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Sent on Mormon-News: 22May01

By Rosemary Pollock

Mill Creek Mormons Example of Getting Along with Neighbors

SALT LAKE CITY, UTAH -- An appreciation for each other's beliefs have the neighbors of the Canyon Rim East Mill Creek neighborhood sharing different religious customs and events. Putting aside fears and forging into unknown territory Catholic, Lutheran, Episcopalian, Presbyterian and Latter-day Saints are enjoying being together and not using religious affiliation as an excuse for not getting involved.

"We have been willing to go the extra mile too. You should hear the comments made in my church," neighbor Christine Balderas said. "Do we disagree on issues? Yes! Do we sometimes say or hear thing? Sometimes. Do we let it fester and destroy our Heaven and Earth relationships with our neighbors? Never! It just isn't worth the price," Balderas said.

A recent Catholic communion was attended by nearly the entire street. A bishop from The Church of Jesus Christ of Latter-day Saints attended Mass in celebration of the event. "It was a wonderful experience for our children to be involved in and to learn about their friends's special religious event," Balderas said.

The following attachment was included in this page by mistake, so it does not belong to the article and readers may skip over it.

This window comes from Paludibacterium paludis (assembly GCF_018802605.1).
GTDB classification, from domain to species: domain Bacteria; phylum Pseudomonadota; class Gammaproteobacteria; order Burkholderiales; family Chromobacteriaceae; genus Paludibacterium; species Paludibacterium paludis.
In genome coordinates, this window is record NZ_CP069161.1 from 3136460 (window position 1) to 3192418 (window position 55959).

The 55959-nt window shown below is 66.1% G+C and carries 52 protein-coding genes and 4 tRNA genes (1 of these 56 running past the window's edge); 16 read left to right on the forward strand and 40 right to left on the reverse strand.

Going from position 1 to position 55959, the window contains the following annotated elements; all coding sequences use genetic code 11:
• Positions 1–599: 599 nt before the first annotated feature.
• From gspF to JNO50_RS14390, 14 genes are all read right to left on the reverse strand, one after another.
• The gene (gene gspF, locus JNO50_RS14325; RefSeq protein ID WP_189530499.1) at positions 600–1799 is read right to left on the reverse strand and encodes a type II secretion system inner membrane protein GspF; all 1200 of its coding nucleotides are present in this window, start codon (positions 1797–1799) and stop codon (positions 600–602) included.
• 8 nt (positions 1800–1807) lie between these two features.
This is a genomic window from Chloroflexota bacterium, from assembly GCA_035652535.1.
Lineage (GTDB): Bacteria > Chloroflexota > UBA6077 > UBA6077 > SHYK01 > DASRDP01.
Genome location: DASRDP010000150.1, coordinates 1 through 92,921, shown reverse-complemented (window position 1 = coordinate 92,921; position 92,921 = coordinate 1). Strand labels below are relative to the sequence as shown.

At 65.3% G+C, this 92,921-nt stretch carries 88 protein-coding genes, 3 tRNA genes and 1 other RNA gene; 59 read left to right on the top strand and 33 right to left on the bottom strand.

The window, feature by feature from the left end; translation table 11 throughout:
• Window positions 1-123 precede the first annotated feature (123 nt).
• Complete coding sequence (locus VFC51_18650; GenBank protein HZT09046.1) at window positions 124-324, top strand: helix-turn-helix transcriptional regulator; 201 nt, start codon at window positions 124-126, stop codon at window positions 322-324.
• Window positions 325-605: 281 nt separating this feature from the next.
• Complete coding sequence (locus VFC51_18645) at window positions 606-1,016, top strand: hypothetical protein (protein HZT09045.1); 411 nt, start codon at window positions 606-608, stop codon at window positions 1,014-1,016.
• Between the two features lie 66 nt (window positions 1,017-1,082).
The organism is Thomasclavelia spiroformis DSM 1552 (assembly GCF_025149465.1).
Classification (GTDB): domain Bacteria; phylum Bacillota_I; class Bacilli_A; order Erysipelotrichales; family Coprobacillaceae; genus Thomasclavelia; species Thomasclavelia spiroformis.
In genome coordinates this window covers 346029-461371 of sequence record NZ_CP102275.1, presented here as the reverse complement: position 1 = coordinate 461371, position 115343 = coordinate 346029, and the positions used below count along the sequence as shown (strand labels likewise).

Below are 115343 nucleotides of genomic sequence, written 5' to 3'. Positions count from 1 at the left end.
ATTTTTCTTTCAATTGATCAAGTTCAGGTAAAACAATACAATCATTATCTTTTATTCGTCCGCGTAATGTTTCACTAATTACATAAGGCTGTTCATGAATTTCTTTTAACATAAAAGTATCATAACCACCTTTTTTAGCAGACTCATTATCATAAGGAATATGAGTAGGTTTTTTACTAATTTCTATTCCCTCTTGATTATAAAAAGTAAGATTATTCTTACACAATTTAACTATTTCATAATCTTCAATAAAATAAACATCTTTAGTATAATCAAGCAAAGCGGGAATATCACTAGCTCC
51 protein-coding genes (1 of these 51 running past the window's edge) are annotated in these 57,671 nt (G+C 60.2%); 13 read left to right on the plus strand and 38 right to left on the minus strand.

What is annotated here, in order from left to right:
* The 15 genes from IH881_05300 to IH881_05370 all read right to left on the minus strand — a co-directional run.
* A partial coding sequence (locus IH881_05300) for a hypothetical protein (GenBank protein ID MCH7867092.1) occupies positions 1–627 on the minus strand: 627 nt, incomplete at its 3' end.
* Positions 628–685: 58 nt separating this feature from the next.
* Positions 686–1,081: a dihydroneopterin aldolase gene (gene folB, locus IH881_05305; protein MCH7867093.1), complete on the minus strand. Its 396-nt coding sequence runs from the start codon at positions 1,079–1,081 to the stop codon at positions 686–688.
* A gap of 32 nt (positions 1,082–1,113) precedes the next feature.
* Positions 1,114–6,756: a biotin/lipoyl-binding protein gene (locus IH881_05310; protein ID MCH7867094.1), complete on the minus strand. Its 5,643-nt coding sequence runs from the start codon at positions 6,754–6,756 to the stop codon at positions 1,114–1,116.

An appreciation of each other's beliefs has been gained by participating in what is now a pretty routine custom of supporting each others religous and non-religious events. Neighborhood ice cream socials, children's street plays, caroling parties, summer camping trips and Christmas service projects have offered opportunities for service and support in times of grief or celebration.

Many neighbors who aren't members of The Church of Jesus Christ of Latter-day Saints support Church social events, baptisms, children's Primary programs as well as missionary farewells and homecomings. Three neighbors have been Cub Scout leaders in the LDS ward Scouting program and have contributed many hours of service despite coming from different religious traditions.

"My Episcopal neighbor contributes money regularly to our LDS ward Relief Society, after women on the street gave round-the-clock care to his wife while he was in the hospital recovering from a heart attack," Balderas said.

With so many characteristics and life goals that are shared, the neighbors celebrate their commonality rather than focus on what separates them. "Both adults and children on our street care immensely about each other and by so doing, we have grown to appreciate and love our differences. It is nice to come home," Balderas said.


Mill Creek Neighbors Celebrate Tolerance
Salt Lake Tribune 19May01 D4
By Christine W. Balderas: Special to the Tribune


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